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Aspirin, clopidogrel or ticlopidine for stroke prevention?

 

Clinical bottom line

Clopidogrel and ticlopidine prevent a few more vascular events than aspirin (NNT 92), at a cost of somewhat more adverse events. The cost per event prevented is very high.


Reference

GJ Hankey et al. Thienopyridines or aspirin to prevent stroke and other serious vascular events in patients at high risk of vascular disease? A systematic review of the evidence from randomized trials. Stroke 2000 31: 1779-1784.

Systematic review

Randomised trials comparing clopidogrel or ticlopidine with aspirin in patients at high risk of vascular disease (ischaemic of the cerebral, coronary or peripheral circulation) were sought. There had to be at least one month follow up. Several databases were searched, including a specialised Cochrane database and that of the antithrombotic trialists collaboration.

Vascular events, defined as stroke, myocardial infarction, or death were the outcomes sought. Adverse events, like intracranial haemorrhage, gastrointestinal haemorrhage, and others serious events, were also sought.

Results

Four trials (three with ticlopidine) were found, with 12 to 40 months of follow up. Two (CAPRIE and TASS) were large, with several thousand patients, and two had fewer than 350 patients. In total there were 22,656 patients. The average age was about 63 years, about two thirds were men, and most were white.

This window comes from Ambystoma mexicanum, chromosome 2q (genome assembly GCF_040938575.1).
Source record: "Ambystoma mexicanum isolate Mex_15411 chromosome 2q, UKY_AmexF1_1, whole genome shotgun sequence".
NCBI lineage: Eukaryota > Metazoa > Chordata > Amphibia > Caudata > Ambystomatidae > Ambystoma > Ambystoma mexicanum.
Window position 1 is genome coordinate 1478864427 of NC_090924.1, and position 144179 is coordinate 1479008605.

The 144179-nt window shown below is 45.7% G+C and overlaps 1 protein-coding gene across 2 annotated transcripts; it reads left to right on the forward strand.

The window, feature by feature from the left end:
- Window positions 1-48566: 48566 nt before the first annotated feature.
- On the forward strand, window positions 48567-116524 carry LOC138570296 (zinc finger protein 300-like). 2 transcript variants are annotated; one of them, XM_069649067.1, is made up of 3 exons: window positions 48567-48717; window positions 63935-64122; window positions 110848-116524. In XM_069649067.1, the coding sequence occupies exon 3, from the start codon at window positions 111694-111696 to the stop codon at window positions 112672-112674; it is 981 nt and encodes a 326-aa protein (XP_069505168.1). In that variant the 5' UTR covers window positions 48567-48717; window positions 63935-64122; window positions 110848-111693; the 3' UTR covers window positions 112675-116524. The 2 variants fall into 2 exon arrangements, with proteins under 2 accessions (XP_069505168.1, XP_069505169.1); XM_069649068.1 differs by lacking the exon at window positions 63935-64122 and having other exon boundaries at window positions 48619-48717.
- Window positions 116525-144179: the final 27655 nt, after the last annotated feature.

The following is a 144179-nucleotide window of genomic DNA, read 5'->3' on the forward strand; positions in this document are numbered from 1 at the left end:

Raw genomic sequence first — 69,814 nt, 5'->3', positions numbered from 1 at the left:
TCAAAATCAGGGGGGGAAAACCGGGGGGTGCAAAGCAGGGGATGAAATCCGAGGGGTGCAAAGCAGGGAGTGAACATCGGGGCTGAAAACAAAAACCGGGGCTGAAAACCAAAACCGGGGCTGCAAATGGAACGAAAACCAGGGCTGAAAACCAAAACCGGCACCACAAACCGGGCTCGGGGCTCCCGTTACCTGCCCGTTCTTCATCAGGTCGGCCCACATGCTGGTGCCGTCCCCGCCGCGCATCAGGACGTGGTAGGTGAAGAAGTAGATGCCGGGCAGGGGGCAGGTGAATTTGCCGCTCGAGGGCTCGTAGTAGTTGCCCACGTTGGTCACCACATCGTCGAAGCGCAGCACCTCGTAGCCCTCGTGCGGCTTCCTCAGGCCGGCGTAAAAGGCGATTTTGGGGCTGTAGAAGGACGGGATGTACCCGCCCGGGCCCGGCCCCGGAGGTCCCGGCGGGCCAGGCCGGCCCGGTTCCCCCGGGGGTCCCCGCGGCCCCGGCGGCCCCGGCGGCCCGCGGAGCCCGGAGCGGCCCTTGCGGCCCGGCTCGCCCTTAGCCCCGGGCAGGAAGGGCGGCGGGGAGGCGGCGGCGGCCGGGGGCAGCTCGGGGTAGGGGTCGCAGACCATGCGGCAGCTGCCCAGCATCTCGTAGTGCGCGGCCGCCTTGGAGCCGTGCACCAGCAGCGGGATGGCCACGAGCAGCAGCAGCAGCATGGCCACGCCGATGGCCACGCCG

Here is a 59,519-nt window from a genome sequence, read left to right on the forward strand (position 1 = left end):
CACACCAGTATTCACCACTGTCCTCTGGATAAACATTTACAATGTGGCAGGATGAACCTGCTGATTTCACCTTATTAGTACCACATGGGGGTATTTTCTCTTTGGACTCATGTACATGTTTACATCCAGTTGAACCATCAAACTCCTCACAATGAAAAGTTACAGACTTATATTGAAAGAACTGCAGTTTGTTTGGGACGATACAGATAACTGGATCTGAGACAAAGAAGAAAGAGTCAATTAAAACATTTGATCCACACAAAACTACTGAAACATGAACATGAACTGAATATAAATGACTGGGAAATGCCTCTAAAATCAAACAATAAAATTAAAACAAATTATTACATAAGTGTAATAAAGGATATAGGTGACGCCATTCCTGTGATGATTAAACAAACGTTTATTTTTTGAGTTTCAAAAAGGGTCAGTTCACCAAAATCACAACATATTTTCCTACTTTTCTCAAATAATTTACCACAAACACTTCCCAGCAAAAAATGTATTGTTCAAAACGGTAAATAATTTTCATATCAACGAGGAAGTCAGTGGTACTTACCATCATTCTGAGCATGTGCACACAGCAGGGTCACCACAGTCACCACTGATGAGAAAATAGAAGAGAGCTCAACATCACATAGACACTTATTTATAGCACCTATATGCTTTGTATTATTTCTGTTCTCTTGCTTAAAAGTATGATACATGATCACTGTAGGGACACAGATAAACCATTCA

There was little difference in vascular events between treatments (Figure 1), though there was a statistically significant benefit with thienopyridines, with a relative risk of 0.92 (0.86 to 0.98). The number needed to treat for about two years with thiopyridine to prevent one more vascular event than with aspirin was 92 (52 to 458). This amounts to prevention or delay of about 11 vascular events for every 1,000 patients treated with a thienopyridine.

Figure 1: Thiopyridines (clopidrogel red, ticlopidine yellow) and aspirin compared


The event rates for individual outcomes are shown in Table 1, with statistically significant results with a cyan background.

Table 1: Individual vascular endpoints

Event

Thienopyridine (%)

Aspirin (%)

Stroke (all)

5.7

6.4

Ischaemic/unknown stroke

5.5

6.1

Myocardial infarction

3.4

3.9

Vascular/unknown death

4.5

4.8

All cause mortality

6.5

6.8

The rates of adverse events are shown in Table 2. Statistically significant results where thienopyridines are better have a cyan background, while those where aspirin is better have a blue background.

Table 2: Adverse events

Event

Thienopyridine (%)

Aspirin (%)

Intracranial haemorrhage

0.3

0.4

Extracranial haemorrhage

8.6

8.9

Gastrointestinal haemorrhage

1.8

2.6

Indigestion/nausea/vomiting

14.8

17.1

Diarrhoea clopidogrel

4.5

3.4

Diarrhoea ticlopidine

20.4

9.9

Skin rash clopidogrel

6.0

4.6

Skin rash ticlopidine

11.8

5.5

Neutropenia clopidogrel

0.1

0.2

Neutropenia ticlopidine

2.3

0.8

Thrombocytopenia clopidogrel

0.3

0.3

Comment

Clearly there are benefits and harms associated with each strategy, and confidence intervals were wide. The implications for costs are significant. Treating 1000 patients with clopidogrel rather than aspirin could prevent as many as 19 vascular events at a cost of £57,000 ($85,000) per event prevented, or as few as two events at a cost of £533,000 ($800.000) per event prevented.